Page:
Despite the growing unemployment crisis in Spain – recent indicators have confirmed that the rate has reached 27% – the government is yet to take the decisions needed for adequate reform.
Last year’s labour market reform was all about relaxing redundancy costs. This, however, overlooked the root of the problem – how to facilitate the hiring of workers and to make the labour market in Spain more economically competitive.
The government appears to be providing short-term solutions, overlooking the fact that this is a structural crisis; addressing unemployment in Spain requires profound structural labour market and educational reforms.
Education and training in particular seem to get little attention. Firstly, Spain has a 30% dropout rate at the high school level and a 50% dropout rate at the tertiary level, among the highest in Europe. This creates a backlog of young people with few or no qualifications who are unemployable in the long term.
Secondly, the quality of training programmes provided is also not up to par. According to results published by the Programme for International Student Assessment (PISA), Spain ranks low in terms of quality, only above the Czech Republic, Slovakia and Austria within the European Union.
Thirdly, there is a mismatch between education supply and labour demand, with limited vocational training. This gap also leads to the dissatisfaction of employees when they are employed in positions that they consider they are overqualified for.
In addition, universities have been slow in adapting to the changing context. Although they have done well in continuing to provide basic research, they haven’t adapted fast enough to link research to the needs of the economy and in improving the quality of training. There must be a greater match between the training provided by universities and real life and employment needs.
Employers have a role to play in the current crisis. Over the past 15 years in Spain, they used labour market regulations to their short-term advantage, offering mostly temporary contracts to new recruits and hiring workers relatively cheaply. This system did not provide incentives for on-the-job training; worker skills depreciated quickly as a result. The situation, however, can be easily addressed by the implementation of regulations aimed at establishing a single contract for all workers. This will avoid the complexities brought by the existing multitude of types of contracts, simplify the system for recruitment, and allow the entry of more highly qualified recruits – the young – into jobs with a greater prospect of increasing productivity.
Spain would also greatly benefit from increasing the role of employers in training. On-the-job-training will be absolutely critical moving forward, given the constant need for individuals to adapt to the new skills that are required in the workplace. Overall, there is a need to almost start from scratch.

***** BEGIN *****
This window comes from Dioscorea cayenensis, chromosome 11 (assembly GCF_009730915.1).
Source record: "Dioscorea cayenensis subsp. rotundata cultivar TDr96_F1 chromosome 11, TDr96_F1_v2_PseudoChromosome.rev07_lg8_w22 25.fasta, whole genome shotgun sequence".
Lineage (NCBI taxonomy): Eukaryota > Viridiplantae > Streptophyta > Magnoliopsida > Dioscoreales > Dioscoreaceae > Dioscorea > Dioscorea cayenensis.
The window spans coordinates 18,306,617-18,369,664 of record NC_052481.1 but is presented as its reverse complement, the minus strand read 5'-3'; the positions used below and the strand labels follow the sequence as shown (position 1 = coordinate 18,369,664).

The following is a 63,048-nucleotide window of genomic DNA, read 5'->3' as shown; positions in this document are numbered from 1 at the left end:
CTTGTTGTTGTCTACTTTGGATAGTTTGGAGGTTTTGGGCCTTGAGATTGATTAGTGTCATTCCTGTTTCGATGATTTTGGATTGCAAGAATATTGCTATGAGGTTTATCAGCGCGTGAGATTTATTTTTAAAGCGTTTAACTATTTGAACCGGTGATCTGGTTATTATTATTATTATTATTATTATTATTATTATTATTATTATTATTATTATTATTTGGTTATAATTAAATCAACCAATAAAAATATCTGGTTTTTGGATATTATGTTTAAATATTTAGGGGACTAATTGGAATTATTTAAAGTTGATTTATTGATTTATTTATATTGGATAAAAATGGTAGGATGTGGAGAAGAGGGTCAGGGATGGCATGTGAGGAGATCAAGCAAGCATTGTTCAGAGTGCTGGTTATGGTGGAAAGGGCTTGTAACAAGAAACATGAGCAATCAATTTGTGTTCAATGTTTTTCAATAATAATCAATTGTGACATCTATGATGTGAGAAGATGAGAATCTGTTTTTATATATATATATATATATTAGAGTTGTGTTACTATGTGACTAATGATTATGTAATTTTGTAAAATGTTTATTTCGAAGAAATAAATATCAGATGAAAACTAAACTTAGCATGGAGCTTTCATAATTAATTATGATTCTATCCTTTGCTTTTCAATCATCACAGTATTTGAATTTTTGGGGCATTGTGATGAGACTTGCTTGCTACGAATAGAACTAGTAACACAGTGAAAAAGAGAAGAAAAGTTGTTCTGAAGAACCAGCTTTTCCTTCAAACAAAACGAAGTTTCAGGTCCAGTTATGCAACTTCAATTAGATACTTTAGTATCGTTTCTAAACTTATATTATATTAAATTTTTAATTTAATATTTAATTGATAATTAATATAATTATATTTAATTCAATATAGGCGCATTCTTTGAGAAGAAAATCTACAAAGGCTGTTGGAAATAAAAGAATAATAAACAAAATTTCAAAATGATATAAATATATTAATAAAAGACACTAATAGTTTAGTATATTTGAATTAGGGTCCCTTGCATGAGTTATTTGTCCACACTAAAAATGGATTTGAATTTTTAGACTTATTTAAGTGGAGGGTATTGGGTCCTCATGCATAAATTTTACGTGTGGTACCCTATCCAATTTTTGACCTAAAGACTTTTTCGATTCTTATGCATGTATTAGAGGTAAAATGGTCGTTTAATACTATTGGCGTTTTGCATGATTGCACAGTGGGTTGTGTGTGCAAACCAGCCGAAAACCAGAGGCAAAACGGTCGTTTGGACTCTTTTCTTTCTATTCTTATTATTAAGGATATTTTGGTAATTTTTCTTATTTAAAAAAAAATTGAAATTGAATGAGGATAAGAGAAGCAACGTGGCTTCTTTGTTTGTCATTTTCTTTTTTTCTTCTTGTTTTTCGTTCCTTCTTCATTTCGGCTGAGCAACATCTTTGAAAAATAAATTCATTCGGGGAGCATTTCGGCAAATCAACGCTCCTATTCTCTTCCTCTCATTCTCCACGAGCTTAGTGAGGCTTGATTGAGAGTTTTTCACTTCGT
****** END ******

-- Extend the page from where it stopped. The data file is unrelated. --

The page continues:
In the long term, migration will also become a problem. Although this represents a minority of the population, people with high qualifications are already starting to leave the country in droves to find employment elsewhere. This is already creating a brain drain, which will harm the Spanish economy in the long term, as these highly skilled workers are unlikely to return in the near future. Those with mid-level qualifications will most likely stay and find opportunities once the economy picks up. But the transition period may be relatively long.
Those with little or no training will also stay in Spain as they don’t have skills to sell and would not be able to compete with other cheaper workers from other parts of the world. This category of people will augment long-term unemployment and will increasingly connect youth unemployment with long-term unemployment, a phenomenon which is rare elsewhere in the world. The consequences of this atypical situation on the Spanish welfare system could be huge.
The coming years will be difficult for Spain, but the situation is not hopeless. Contrary to what some people think, Spain’s participation in the Eurozone is a blessing, as this will eventually force the country to go through real reform and make tough decisions.
There is potential and talent within the country, and there is potential to attract people from abroad. But in order to reduce unemployment rates, true and deep reforms will be needed, both in education and training systems and in labour markets.
Author: Andrés Rodríguez-Pose is a professor at the London School of Economics and Political Science and a Member of the World Economic Forum’s Global Agenda Council on Employment.
Image: People wait for an employment office to open near Barcelona.The stickers on the wall read “unemployment”. REUTERS/Albert Gea